}
	}

To get a feeling on how our simple queue implementation performs, we can compare it to an implementation from the JDK. A candidate for this is the LinkedBlockingQueue. Its two methods put() and take() work similar to our implementation, expect the circumstance that LinkedBlockingQueue is optionally bounded and therefore has to keep track of the number of inserted elements and lets the current thread sleep if the queue is full. This functionality needs additional bookkeeping and checking on insert operations. On the other hand the JDK implementation does not use synchronized blocks and has been implemented with tedious performance measurements.

When we implement the same test case as above using the LinkedBlockingQueue, we get the following output for both test cases:

Figure 1

Figure 1

The figure clearly shows that the throughput rate, i.e. the number of operations performed per time unit, is nearly twice as good for the LinkedBlockingQueue implementation. But it also shows that with only one thread both implementations make about the same number of operations per second. Adding more threads improves the throughput, although the curve converges very soon against its saturation value. Adding more threads does not improve the performance of the application any more.

3. Testing frameworks

Instead of writing your own framework for implementing multi-threaded test cases for your application, you can have look at the available test framework. This section puts a light on two of them: JMock and Grobo Utils.

3.1. JMock

For stress testing purposes the mocking framework JMock provides the class Blitzer. This class implements functionality similar to what we have done in section “Testing for correctness” as it internally set ups a ThreadPool to which tasks are submitted that execute some specific action. You provide the number of tasks/actions to perform as well as the number of threads to the constructor:

Blitzer blitzer = new Blitzer(25000, 6);

This instance has a method blitz() to which you just provide an implementation of the Runnable interface:

	@Test
	public void stressTest() throws InterruptedException {
		final SimpleBlockingQueue<Integer> queue = new SimpleBlockingQueue<Integer>();
		blitzer.blitz(new Runnable() {
			public void run() {
				try {
					queue.put(42);
					queue.get();
				} catch (InterruptedException e) {
					e.printStackTrace();
				}
			}
		});
		assertThat(queue.getSize(), is(0));
	}

The Blitzer class therefore makes the implementation of stress tests even simpler than it is with an ExecutorService.

3.2. Grobo Utils

Grobo Utils is a framework providing support for testing multi-threaded applications. The ideas behind the framework are described in article.

Similar to the previous example we have the class MultiThreadedTestRunner that internally constructs a thread pool and executes a given number of Runnable implementations as separate threads. The Runnable instances have to implement a special interface called TestRunnable. It is worth mentioning that its only method runTest() throws an exception. This way, exceptions thrown within the threads have an influence on the test result. This is not the case when we use a normal ExecutorService. Here the tasks have to implement Runnable and its only method run() does not throw any exception. Exceptions thrown within these tasks are swallowed and don’t break the test.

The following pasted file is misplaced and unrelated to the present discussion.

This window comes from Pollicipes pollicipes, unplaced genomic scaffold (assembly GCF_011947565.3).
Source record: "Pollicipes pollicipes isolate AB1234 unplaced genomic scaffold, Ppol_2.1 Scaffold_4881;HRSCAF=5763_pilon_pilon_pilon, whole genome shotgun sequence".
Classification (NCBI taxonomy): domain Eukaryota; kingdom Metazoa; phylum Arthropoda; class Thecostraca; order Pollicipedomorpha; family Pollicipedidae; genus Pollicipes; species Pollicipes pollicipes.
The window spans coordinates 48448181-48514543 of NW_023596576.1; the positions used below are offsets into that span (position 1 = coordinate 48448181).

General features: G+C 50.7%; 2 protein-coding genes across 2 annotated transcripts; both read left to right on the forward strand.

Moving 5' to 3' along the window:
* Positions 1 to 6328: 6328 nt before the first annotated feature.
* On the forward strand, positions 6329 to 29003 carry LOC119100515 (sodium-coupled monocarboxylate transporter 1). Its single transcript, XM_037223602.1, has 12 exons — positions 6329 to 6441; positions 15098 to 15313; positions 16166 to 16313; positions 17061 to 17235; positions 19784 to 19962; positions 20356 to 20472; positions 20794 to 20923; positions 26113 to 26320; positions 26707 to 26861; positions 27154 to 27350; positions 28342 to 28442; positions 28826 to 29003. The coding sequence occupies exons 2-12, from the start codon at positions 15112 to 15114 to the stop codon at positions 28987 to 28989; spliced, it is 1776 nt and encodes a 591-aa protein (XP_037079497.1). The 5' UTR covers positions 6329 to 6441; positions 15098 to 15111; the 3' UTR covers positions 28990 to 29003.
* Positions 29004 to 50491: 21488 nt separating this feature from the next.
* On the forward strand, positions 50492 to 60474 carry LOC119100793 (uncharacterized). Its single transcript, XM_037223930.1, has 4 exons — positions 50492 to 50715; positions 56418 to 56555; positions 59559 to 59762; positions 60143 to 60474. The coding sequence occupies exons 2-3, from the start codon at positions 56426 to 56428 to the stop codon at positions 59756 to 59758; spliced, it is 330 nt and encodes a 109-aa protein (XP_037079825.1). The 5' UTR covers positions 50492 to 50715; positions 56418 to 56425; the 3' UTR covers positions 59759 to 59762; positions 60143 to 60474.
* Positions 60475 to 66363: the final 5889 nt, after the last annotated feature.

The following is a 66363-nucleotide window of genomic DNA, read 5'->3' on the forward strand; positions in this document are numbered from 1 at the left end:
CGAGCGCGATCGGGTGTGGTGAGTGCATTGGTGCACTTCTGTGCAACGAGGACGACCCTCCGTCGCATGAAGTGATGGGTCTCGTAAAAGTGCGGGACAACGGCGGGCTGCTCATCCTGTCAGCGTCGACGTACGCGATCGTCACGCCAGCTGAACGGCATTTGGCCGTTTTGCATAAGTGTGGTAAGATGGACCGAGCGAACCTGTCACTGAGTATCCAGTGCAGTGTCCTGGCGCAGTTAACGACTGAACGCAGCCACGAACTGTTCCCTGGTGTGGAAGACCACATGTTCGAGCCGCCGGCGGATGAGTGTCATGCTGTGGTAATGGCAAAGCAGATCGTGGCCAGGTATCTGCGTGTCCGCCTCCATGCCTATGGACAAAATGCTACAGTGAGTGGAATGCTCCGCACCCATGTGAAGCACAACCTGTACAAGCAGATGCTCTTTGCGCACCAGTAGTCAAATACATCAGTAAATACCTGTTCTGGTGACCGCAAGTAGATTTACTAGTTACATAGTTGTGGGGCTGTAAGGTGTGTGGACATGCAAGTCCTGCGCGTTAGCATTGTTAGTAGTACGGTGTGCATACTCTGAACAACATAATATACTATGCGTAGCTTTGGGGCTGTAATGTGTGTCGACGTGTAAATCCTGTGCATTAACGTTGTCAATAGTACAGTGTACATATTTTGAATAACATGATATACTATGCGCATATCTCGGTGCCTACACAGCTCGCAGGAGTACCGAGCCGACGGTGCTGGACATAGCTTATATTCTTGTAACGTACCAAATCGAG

After having constructed the MultiThreadedTestRunner we can call its runTestRunnables() method and provide the number of milliseconds it should wait until the test should fail. Finally the assertThat() call verifies that the queue is empty again, as all test threads have removed the previously added element.

public class SimpleBlockingQueueGroboUtilTest {

	private static class MyTestRunnable extends TestRunnable {
		private SimpleBlockingQueue<Integer> queue;

		public MyTestRunnable(SimpleBlockingQueue<Integer> queue) {
			this.queue = queue;
		}

		@Override
		public void runTest() throws Throwable {
			for (int i = 0; i < 1000000; i++) {
				this.queue.put(42);
				this.queue.get();
			}
		}
	}

	@Test
	public void stressTest() throws Throwable {
		SimpleBlockingQueue<Integer> queue = new SimpleBlockingQueue<Integer>();
		TestRunnable[] testRunnables = new TestRunnable[6];
		for (int i = 0; i < testRunnables.length; i++) {
			testRunnables[i] = new MyTestRunnable(queue);
		}
		MultiThreadedTestRunner mttr = new MultiThreadedTestRunner(testRunnables);
		mttr.runTestRunnables(2 * 60 * 1000);
		assertThat(queue.getSize(), is(0));
	}
}
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Jacob Zimmerman
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It looks like you put the wrong article under this heading…

Eleftheria Kiourtzoglou
Editor

Updated! Thank you Jacob.

Xiaolu
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Xiaolu

In the 2.2 example code, is NUM_THREADS equals to 3?

Martin Mois
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Martin Mois

NUM_THREADS is 6, as we submit six instances to the pool.